ought go. To make a long story short, Granddaddy went over to Lake City and went to the

University of Florida for a year or two. He never graduated. Anyway, he went back to

Tallahassee, and when he went back, he went to work for a title company, a land title

company.

B: Still connected with Mr. Munro?

H: No, he didn't go back with Mr. Munro because he thought he ought to start a career, I

guess. He got a job as a young man at this land title company and went to work there and

progressed as a young man. Somewhere along in there, he met Amelia and they fell in

love and they got married.

B: Amelia was related to Mr. Munro? Mr. Munro's daughter, is that correct?

H: Right, Mr. Munro's daughter Amelia. She was one of the queens of Tallahassee.

Somebody told him, Clewis, you are really a native Floridian. There were a lot of native

Floridians, but, boy, if you were a native Floridian from Tallahassee, you were in the

upper elite. Anyway, I tell you that and I'm going to come back to it. So, he and Amelia

got married, and he was working. Well, there was a little title company in Tampa that

they were constantly having trouble with.

B: This was connected with the outfit that Mr. Clewis worked for in Tallahassee?

H: Right, and they had this operation in Tampa that just kept giving them trouble. In those









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days, nobody wanted to leave the refinements of Tallahassee and come to Tampa or

Miami or anywhere else down here because nothing was in South Florida. It was all up

there. That's why the capital and the University of Florida and Florida State, all of them,

as you know, are up there, because that's where the people were. So, they said, well, hell,

let's send A. C. down there so he can take a go at it. So, they talked to Granddaddy about

coming down here, and he talked to Amelia, his wife, and they agreed to come. All over

Tallahassee, oh, that A. C. Clewis! First of all, they raised hell about Amelia marrying my

Granddaddy. Oh, she's marrying that A.C. Clewis. He ain't got any money, he ain't got

nothing. Then less than a year later, now he's going to bring her to Tampa. Granddaddy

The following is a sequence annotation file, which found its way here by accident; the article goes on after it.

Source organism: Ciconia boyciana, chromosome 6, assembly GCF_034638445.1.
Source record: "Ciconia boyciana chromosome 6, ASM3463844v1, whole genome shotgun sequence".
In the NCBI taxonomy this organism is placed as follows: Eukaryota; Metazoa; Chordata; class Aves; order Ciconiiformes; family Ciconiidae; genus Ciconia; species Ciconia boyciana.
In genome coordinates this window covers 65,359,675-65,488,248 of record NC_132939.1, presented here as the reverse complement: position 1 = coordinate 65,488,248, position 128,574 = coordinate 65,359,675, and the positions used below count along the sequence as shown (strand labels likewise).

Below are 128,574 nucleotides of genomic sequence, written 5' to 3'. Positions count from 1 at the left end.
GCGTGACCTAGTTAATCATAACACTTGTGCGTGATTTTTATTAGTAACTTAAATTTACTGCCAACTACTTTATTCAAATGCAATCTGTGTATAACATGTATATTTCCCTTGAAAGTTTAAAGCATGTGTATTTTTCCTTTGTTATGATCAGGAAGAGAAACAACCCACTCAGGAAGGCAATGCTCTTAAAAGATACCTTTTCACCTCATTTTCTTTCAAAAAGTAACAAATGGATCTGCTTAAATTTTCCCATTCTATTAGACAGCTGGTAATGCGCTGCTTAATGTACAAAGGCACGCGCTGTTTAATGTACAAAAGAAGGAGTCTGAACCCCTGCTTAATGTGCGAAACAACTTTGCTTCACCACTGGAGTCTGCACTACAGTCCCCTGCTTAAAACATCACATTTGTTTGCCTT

was telling me this. Now they were really in an uproar. That damn A.C. Clewis taking our

beautiful Amelia down to Tampa. Holy Christ! I get so excited talking about

Granddaddy. So, they come down here, and he gets into this title company and he makes

this decision. This was the 1890s. He decided that South Florida had a better future than

North Florida and that he wanted to stay in Tampa and he wanted to buy this little title

company.

B: He saw an opportunity.

H: Right, and he thought South Florida had a hell of a future. So, he went back to

Tallahassee and talked to the people, and he talked to his father-in-law, Mr. Munro. I'm

sure this figure is right because I've heard it before. He borrowed $50,000 from Mr.

Munro, and that was a lot of money back in those days.

B: Yes, sir.









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H: He bought this title company and changed the name to Tampa Abstract Company, and

that was his business. He was very successful with it and paid Mr. Munro his money back

and made a lot money. Being in the title business, he knew all about real estate because

he was seeing it come through his office. Hell, by 1900, he was one of the wealthy young

men in Tampa. That is when he built this tremendous house on the Bay Shore and sent

my grandmother to Europe to furnish it. I mean, they had one room that had nothing but

gold furniture in it and paintings on the walls and ceilings like you see in Europe and

angels floating around. Damnedest thing you ever saw. I was in a play in high school, and

we used to have beach parties over at the beach at the end of the school year. We'd go

over there for a week or two, and the mothers would come over and chaperon the girls,

and the boys would sleep outdoors or have an old house that we'd stay in. Anyway, it was

a beach party. I took my little sailboat on the trailer over to Clearwater Beach, or Indian

Rocks Beach, which was the beach in our time. We used to sail down to Clearwater and

go to the movies. I sailed down there one day and sailed right into downtown Clearwater,

and we anchored the little boat there right off the shore and waded in to shore and then

just walked up to town. We climbed up this real steep cliff. I had never seen a cliff that

high in Florida. Anyway, when I got home from the beach party, I told Granddaddy, I saw

the most beautiful piece of property over there in Clearwater. I said, you can't believe it.

It's a damn cliff, and it goes right straight up from the bay, right straight up in the air, and

up on top there is where Clearwater is. He says, I know all about that property. I owned